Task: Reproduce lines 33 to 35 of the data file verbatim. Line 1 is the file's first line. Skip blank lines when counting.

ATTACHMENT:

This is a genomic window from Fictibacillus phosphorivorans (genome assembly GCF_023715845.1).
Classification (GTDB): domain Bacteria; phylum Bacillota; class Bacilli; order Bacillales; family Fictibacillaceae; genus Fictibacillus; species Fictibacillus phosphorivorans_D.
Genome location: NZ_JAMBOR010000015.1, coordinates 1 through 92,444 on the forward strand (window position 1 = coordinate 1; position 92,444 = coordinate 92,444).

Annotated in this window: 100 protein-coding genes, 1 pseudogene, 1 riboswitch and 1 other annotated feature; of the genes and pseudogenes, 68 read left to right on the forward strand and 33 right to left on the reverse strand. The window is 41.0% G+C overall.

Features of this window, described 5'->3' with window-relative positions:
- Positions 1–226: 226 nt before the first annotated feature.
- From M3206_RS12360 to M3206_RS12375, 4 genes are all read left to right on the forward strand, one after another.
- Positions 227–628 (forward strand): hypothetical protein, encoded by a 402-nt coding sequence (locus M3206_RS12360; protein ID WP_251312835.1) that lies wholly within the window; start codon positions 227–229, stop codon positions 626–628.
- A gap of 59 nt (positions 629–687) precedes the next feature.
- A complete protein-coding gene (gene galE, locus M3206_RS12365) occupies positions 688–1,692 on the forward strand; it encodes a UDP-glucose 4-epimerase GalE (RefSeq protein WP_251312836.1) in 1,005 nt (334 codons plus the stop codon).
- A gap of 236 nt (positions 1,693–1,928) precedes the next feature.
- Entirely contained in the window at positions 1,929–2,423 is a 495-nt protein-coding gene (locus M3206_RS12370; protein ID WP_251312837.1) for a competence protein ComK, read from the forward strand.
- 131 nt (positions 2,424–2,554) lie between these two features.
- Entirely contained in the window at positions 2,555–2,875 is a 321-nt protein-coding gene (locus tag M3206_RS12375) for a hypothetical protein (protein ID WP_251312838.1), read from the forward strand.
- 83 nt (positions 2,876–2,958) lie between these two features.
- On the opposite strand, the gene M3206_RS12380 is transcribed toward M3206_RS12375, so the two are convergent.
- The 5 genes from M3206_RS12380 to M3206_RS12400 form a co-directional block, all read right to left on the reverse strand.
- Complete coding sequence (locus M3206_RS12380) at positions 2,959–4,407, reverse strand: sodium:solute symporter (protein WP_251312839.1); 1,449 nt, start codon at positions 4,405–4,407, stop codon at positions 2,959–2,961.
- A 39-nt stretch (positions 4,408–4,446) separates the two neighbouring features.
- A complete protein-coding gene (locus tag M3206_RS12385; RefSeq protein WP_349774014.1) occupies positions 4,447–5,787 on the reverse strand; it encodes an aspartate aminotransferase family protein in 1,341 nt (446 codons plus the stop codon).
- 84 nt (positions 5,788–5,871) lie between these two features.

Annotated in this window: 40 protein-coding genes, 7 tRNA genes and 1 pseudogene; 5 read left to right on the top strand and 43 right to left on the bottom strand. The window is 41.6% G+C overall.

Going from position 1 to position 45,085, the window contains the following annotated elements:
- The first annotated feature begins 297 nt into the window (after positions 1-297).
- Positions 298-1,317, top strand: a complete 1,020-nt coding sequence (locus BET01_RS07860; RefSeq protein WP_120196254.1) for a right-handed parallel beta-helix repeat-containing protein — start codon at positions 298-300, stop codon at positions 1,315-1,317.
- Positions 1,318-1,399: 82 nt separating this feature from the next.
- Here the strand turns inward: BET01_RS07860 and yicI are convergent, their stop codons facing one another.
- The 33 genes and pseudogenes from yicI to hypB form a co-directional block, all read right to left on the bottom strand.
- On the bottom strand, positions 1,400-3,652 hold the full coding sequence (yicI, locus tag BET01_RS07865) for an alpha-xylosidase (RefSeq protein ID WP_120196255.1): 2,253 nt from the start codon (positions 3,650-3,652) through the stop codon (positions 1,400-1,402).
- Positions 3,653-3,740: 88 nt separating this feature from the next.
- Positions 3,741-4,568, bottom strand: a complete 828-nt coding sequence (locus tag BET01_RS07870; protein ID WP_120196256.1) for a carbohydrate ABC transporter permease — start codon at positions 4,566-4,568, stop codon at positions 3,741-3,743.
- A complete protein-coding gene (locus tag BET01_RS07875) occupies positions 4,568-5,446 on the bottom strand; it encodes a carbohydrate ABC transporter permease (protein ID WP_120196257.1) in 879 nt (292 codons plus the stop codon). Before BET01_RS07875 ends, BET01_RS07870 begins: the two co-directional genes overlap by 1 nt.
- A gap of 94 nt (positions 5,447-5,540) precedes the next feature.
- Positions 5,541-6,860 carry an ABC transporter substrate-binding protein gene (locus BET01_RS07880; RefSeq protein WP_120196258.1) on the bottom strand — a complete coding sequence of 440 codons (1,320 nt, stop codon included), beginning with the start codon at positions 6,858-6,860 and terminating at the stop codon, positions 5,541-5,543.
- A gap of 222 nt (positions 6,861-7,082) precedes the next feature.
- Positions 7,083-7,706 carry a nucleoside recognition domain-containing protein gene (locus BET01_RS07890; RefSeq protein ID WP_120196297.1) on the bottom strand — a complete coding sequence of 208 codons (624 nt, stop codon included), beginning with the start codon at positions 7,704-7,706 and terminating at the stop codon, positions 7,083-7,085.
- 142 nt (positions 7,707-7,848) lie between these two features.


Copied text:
- A gap of 94 nt (positions 5,447-5,540) precedes the next feature.
- Positions 5,541-6,860 carry an ABC transporter substrate-binding protein gene (locus BET01_RS07880; RefSeq protein WP_120196258.1) on the bottom strand — a complete coding sequence of 440 codons (1,320 nt, stop codon included), beginning with the start codon at positions 6,858-6,860 and terminating at the stop codon, positions 5,541-5,543.
- A gap of 222 nt (positions 6,861-7,082) precedes the next feature.